In this briefing:
- Double Bubble, Double Trouble?
- Hong Kong Exchanges & Clearing – Further To Run
- Cathay Pacific Rights – The Flow Dynamics
- Asia Short Interest Weekly – PingAn, WuXi Bio, Meituan, SMIC, Fast Retail, Sumitomo, Yageo, Genius
- Hong Kong Financials: Bluff and Bluster? Taxi Driver Tip Time in China?
A review of U.S. and global markets reveals that market leadership has narrowed to NASDAQ and Chinese stocks. If this is the start of a new bull, or a continuation of the old bull, can it rest on the narrow leadership of a handful of NASDAQ stocks and the Chinese market?
Is this just a double bubble, and does that imply double trouble ahead?
We are not sure. We are torn between Bob Farrell’s Rule No. 4:
Exponential rapidly rising or falling markets usually go further than you think, but they do not correct by going sideways.
And Rule No. 7.
Markets are strongest when they are broad and weakest when they narrow to a handful of blue-chip names.
Investors need to be aware of the tension between Rule No. 4, which raises the possibility of a stock bubble, and the risks posed by the narrow leadership warned by Rule No. 7. Tail-risk is high in both directions. In this environment, it is worthwhile to return to basics and re-visit investment objectives and risk tolerances in order to balance risk and reward. There are no perfect answers and each will be different.
Regardless of what direction the market takes, investors can count on a climate of high volatility in the near future.
* Solid Prospects: Hong Kong Exchanges & Clearing’s (388.HK) [HKEx] share price has increased HKD 152.40 (72.1%) since its pandemic panic trough of March 21, 2020. The run appears to price in the entire suite of US-listed mainland Chinese ADRs to be ambitiously shifted to HKEx along with market velocity. HKEx looks to be the beneficiary of derivatives and ETF business development, and the IPO listing share for HKEx;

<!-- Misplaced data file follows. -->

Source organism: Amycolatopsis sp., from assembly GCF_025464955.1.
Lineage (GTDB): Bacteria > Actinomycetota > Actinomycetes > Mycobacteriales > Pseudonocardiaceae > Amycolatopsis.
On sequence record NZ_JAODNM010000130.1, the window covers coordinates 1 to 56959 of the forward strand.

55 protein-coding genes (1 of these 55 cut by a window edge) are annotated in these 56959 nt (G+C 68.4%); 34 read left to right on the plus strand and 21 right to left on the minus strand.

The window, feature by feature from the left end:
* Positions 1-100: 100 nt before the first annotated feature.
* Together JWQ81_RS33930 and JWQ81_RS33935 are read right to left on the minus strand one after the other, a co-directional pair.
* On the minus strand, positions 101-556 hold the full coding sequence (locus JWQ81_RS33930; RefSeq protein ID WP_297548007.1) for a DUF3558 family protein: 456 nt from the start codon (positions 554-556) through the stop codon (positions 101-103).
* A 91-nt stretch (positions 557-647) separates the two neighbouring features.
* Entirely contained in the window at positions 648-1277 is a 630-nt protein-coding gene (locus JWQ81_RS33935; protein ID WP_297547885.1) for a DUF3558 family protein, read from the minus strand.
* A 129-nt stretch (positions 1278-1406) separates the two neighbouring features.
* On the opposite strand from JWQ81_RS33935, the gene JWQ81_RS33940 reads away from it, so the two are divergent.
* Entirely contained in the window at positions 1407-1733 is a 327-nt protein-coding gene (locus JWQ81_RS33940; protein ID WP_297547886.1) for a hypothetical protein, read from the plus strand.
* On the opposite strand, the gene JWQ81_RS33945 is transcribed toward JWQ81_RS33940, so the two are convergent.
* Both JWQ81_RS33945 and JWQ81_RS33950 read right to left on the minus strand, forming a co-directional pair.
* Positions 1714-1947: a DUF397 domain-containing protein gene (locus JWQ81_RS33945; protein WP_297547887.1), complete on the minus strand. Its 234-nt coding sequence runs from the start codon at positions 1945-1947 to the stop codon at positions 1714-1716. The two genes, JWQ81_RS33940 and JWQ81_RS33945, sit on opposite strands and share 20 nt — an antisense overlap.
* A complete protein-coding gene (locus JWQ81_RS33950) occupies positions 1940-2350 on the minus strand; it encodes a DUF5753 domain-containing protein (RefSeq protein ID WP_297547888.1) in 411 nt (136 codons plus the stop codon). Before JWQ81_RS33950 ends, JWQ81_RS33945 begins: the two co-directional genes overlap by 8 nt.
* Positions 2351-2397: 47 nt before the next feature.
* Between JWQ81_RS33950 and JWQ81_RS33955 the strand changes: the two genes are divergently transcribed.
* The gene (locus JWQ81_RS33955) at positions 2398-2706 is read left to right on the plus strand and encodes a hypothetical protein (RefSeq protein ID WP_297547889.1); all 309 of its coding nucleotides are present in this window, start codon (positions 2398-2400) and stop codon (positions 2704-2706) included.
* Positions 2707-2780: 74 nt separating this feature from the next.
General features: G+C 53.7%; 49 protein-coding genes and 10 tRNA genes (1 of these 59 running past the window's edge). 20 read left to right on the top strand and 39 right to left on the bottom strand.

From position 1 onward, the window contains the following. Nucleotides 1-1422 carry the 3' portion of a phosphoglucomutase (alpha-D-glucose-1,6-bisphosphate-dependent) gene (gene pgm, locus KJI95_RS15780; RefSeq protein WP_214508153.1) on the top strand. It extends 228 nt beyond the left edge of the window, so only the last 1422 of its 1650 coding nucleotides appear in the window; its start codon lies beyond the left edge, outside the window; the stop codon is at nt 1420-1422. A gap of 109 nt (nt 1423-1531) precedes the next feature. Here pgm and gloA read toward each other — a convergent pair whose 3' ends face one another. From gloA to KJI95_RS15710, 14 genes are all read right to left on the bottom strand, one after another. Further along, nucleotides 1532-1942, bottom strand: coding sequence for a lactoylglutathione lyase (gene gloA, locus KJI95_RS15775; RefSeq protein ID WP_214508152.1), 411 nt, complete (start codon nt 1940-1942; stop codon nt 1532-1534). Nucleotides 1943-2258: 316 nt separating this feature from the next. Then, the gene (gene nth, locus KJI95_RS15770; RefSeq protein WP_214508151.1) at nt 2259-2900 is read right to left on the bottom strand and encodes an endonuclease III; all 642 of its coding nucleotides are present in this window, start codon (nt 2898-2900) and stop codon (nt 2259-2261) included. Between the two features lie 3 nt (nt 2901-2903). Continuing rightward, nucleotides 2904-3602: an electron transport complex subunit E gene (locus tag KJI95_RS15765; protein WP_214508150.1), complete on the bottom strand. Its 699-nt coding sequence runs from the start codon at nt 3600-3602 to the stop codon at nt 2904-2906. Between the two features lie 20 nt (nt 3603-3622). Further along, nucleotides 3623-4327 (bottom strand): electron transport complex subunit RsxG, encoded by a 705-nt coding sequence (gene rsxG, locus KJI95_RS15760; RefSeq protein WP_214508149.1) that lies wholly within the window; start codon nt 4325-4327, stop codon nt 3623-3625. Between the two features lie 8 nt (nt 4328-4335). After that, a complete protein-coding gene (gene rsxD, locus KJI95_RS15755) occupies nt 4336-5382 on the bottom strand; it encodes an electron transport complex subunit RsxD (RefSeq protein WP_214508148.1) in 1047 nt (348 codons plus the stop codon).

*June Ahead of Expectations: HKEx June volumes were ahead of expectations in both the cash and the derivatives markets; and
*Just Pay The Dividend: HKEx is sitting on an enormous level of excess cash of over USD 3 bn which likely will be managed more properly when a less deal happy CEO takes over the helm by October 2021.
On 9 June 2020, Cathay Pacific Airways (293 HK) called for a trading halt, and four hours later – just before 1pm local time – announced a…
HK$39.0 BILLION RECAPITALISATION PROPOSAL INVOLVING (1) PROPOSED ISSUE OF PREFERENCE SHARES AND WARRANTS; AND (2) PROPOSED RIGHTS ISSUE OF RIGHTS SHARES ON THE BASIS OF SEVEN RIGHTS SHARES FOR EVERY ELEVEN EXISTING SHARES (link here).
This was announcement was discussed admirably on the same day by David Blennerhassett in Cathay Pacific’s Government Stop Gap, with more in-depth coverage of the pro-forma balance sheet combined with run-rate cash-burn estimates in Cathay Pacific: A Bonfire For Money. As you can tell from the titles, he was bearish. That was when the shares were 25% higher than here.
The Circular was announced on 19 June 2020, and the EGM is scheduled for 13 July 2020 at 2pm. If approved on Monday 13 July, the last day of shares trading WITH RIGHTS will be the 14th of July.
Starting the 15th of July, the shares will trade ex-rights, and the nil-paid rights themselves will trade between the 24th and 31st of July, inclusive.
Shareholders will receive 7 rights for every 11 shares held, at a rights subscription price of HK$4.68 (46.9% discount to the close of 8 June, and 35% discount to the then-TERP of $7.20) to raise aggregate proceeds of ~HK$11.7bn (there are, of course, pref shares and warrants for another HK$21.5bn).
There are two days left before the shares go ex-.
The Asia Short Interest weekly looks at moves in market wide short interest and highlights movements in stock specific short interest across Hong Kong, Japan, Korea and Taiwan using the last available data published by the relevant authorities.
Short Interest in Korea decreased in almost all industry groups led by Media & Entertainment, Pharmaceuticals, Technology Hardware and Materials.
Short Interest in Taiwan decreased in almost all industry groups led by Technology Hardware, Semiconductors, Capital Goods and Telecommunication Services while shorts increased in Banks and Automobiles.
In these stressed times, risk assets seem excessively buoyed by liquidity again despite what gold, US treasury yields, and the still elevated VIX tell us. The market seems to have given up on earnings and bases a bullish thesis on 2021-22 guesses. We are not, despite what some national media outlets inform us, out of the COVID woods by any means. Are governments throwing in the Health towel before wealth priorities?